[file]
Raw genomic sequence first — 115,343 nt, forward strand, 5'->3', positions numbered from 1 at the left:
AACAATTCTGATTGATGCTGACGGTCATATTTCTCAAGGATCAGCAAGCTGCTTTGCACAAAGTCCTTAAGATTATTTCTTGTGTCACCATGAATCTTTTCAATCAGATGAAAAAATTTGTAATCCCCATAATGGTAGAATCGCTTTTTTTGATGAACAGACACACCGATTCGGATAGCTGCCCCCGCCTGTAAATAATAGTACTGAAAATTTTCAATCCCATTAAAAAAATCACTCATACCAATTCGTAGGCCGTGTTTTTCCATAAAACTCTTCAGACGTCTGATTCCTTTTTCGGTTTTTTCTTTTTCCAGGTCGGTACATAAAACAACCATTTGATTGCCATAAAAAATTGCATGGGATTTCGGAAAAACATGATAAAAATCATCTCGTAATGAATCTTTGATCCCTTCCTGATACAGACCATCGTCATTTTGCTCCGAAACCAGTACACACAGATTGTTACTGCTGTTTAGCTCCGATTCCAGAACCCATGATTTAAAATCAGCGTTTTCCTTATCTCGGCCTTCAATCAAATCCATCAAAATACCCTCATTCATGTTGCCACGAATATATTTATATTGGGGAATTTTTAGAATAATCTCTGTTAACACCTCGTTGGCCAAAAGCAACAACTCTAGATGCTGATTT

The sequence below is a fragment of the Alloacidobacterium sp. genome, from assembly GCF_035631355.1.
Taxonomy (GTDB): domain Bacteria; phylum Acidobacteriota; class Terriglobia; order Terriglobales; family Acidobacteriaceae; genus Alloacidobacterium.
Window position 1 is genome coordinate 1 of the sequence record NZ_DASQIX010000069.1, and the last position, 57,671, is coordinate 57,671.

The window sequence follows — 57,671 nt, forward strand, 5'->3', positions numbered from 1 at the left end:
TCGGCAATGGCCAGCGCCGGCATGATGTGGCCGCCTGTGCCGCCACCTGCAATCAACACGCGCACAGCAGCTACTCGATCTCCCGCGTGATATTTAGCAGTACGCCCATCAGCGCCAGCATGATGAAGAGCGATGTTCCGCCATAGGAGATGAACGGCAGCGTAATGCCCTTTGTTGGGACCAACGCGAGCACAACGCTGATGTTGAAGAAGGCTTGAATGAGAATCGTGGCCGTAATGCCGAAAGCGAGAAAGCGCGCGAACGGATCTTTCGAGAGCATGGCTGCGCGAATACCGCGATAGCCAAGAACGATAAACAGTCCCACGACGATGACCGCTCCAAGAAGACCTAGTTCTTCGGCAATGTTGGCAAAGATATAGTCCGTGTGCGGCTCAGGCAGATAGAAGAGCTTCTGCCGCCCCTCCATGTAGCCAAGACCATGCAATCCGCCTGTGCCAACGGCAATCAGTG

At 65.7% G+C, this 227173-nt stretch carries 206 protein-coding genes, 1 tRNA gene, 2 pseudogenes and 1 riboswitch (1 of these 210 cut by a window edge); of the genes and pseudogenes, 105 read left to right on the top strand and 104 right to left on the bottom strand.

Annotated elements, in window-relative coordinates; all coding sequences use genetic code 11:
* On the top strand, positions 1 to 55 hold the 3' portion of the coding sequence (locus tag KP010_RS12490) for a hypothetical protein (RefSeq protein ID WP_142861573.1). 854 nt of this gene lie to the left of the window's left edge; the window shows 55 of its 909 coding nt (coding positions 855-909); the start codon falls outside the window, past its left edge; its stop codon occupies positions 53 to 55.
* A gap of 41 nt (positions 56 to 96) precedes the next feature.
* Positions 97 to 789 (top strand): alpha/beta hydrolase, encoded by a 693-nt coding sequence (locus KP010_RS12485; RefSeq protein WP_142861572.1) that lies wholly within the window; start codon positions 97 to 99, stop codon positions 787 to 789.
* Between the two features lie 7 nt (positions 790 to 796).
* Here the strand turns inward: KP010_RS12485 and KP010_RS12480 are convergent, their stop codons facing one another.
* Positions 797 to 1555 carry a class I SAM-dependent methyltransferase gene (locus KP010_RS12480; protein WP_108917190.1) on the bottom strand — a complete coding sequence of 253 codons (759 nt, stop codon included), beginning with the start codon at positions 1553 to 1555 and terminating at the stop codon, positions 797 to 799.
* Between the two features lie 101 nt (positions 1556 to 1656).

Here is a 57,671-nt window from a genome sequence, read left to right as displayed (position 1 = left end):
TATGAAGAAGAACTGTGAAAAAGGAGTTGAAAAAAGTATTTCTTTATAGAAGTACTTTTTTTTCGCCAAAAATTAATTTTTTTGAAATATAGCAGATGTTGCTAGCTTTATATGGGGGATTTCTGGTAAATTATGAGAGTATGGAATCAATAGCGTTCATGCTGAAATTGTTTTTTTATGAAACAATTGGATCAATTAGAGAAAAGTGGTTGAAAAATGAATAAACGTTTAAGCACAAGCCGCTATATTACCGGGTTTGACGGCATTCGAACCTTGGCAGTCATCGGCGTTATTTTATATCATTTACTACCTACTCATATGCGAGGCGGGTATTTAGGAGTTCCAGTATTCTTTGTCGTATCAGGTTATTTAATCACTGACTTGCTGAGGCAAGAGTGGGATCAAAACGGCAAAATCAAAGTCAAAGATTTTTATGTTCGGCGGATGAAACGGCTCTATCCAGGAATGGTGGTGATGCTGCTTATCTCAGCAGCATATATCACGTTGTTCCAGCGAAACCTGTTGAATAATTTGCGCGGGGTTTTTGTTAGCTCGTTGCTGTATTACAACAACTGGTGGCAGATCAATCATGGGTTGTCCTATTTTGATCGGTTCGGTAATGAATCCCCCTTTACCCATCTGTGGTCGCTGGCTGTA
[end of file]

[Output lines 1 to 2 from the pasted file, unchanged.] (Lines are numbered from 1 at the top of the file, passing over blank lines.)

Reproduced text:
Raw genomic sequence first — 115,343 nt, forward strand, 5'->3', positions numbered from 1 at the left:
AACAATTCTGATTGATGCTGACGGTCATATTTCTCAAGGATCAGCAAGCTGCTTTGCACAAAGTCCTTAAGATTATTTCTTGTGTCACCATGAATCTTTTCAATCAGATGAAAAAATTTGTAATCCCCATAATGGTAGAATCGCTTTTTTTGATGAACAGACACACCGATTCGGATAGCTGCCCCCGCCTGTAAATAATAGTACTGAAAATTTTCAATCCCATTAAAAAAATCACTCATACCAATTCGTAGGCCGTGTTTTTCCATAAAACTCTTCAGACGTCTGATTCCTTTTTCGGTTTTTTCTTTTTCCAGGTCGGTACATAAAACAACCATTTGATTGCCATAAAAAATTGCATGGGATTTCGGAAAAACATGATAAAAATCATCTCGTAATGAATCTTTGATCCCTTCCTGATACAGACCATCGTCATTTTGCTCCGAAACCAGTACACACAGATTGTTACTGCTGTTTAGCTCCGATTCCAGAACCCATGATTTAAAATCAGCGTTTTCCTTATCTCGGCCTTCAATCAAATCCATCAAAATACCCTCATTCATGTTGCCACGAATATATTTATATTGGGGAATTTTTAGAATAATCTCTGTTAACACCTCGTTGGCCAAAAGCAACAACTCTAGATGCTGATTT